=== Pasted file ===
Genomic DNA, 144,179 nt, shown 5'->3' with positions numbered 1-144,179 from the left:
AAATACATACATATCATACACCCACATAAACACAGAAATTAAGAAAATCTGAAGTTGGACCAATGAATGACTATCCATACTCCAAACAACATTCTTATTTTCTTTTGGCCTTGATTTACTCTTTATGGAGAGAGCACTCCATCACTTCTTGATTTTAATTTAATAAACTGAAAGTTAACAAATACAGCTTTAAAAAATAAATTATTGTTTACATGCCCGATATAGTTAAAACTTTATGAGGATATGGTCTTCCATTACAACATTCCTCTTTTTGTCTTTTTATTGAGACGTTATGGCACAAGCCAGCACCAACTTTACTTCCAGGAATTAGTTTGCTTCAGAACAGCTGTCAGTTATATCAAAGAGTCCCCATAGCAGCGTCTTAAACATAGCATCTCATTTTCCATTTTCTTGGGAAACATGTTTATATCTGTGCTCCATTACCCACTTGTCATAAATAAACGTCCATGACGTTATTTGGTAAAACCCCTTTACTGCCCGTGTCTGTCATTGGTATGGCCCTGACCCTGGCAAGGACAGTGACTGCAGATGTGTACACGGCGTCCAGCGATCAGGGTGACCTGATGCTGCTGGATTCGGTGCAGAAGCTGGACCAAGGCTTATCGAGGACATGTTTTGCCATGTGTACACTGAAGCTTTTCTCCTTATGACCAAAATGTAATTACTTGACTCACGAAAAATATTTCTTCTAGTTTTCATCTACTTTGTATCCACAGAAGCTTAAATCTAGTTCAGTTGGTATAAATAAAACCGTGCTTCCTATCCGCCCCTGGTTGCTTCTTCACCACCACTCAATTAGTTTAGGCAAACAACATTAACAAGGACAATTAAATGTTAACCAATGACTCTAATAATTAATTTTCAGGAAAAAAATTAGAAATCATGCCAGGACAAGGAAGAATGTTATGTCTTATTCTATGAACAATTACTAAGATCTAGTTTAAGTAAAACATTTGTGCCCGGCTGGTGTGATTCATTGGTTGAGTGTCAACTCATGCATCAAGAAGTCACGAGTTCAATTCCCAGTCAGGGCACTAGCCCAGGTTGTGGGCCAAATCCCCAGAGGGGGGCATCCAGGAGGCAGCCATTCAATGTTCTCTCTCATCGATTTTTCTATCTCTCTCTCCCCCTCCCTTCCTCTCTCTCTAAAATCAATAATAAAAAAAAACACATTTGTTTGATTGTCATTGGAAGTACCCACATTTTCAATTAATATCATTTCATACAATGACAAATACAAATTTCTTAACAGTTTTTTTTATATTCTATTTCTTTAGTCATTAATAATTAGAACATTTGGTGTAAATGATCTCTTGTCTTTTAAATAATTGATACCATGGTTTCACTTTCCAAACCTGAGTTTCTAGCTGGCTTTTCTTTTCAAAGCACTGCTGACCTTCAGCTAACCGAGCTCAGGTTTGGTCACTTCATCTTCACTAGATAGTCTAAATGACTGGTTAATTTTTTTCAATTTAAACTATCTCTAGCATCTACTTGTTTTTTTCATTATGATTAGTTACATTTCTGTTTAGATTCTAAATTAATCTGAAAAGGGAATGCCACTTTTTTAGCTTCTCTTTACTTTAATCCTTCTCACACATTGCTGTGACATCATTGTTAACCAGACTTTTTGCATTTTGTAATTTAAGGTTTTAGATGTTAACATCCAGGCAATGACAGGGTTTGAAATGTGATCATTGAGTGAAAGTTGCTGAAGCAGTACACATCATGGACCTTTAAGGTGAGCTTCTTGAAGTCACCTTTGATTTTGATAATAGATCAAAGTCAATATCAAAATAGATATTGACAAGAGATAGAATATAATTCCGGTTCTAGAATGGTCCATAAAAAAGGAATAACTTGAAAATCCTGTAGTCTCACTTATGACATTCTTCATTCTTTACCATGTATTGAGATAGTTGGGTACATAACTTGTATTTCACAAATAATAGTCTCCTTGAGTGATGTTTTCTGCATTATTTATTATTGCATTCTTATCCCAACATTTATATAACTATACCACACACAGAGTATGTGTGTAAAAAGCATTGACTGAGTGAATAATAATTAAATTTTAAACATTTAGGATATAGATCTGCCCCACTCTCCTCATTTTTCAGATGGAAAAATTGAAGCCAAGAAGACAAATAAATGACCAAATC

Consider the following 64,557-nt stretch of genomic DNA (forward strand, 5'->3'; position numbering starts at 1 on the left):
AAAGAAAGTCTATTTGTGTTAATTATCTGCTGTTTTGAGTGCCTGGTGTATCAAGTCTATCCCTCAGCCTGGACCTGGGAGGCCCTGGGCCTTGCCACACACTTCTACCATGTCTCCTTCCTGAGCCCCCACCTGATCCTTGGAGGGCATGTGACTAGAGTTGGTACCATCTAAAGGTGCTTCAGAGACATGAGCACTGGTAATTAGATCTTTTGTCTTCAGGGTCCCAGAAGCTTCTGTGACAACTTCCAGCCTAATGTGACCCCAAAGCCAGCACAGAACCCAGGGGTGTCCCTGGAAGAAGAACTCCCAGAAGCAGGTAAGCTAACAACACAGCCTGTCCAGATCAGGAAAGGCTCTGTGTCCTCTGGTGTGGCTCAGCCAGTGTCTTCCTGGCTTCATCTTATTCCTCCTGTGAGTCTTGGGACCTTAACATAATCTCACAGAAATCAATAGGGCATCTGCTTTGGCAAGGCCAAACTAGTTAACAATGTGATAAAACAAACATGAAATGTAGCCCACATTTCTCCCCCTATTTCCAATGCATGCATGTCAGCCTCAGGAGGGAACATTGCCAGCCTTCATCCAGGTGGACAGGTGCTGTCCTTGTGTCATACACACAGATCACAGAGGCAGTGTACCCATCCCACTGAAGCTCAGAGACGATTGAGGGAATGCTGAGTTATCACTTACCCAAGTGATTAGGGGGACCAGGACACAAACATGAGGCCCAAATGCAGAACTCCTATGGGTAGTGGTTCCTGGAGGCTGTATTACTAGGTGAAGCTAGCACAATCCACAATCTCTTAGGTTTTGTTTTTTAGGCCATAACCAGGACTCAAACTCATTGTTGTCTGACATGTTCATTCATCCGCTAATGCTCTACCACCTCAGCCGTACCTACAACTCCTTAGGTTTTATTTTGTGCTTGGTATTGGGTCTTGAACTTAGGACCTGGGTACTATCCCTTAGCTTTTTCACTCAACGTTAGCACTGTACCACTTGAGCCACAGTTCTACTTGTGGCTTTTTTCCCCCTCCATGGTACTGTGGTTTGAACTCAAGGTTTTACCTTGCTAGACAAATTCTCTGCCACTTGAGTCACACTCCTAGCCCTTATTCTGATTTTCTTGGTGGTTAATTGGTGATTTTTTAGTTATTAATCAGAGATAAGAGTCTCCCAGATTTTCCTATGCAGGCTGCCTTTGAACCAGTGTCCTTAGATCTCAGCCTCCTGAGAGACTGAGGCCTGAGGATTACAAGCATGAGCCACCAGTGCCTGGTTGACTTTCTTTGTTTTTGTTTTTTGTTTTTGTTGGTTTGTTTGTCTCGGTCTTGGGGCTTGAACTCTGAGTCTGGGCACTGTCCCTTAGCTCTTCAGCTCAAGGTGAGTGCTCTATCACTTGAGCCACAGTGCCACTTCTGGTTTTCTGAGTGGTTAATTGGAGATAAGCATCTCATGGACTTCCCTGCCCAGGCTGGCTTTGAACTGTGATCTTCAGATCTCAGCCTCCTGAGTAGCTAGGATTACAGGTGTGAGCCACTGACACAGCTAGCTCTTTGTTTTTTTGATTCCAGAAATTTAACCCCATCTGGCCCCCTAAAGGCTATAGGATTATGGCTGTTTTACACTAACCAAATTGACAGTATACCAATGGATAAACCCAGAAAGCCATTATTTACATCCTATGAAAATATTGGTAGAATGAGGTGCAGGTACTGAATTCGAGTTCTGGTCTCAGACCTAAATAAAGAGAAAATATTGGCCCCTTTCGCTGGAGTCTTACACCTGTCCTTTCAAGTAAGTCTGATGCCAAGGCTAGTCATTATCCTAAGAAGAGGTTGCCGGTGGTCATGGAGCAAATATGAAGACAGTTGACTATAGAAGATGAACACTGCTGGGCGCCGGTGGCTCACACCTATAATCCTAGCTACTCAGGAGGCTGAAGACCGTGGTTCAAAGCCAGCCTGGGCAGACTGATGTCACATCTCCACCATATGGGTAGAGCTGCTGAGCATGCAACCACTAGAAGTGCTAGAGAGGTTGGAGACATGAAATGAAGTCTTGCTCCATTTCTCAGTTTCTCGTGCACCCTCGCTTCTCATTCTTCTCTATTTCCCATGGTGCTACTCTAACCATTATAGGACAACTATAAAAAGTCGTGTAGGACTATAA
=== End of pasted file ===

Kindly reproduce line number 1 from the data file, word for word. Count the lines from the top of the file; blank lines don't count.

Genomic DNA, 144,179 nt, shown 5'->3' with positions numbered 1-144,179 from the left: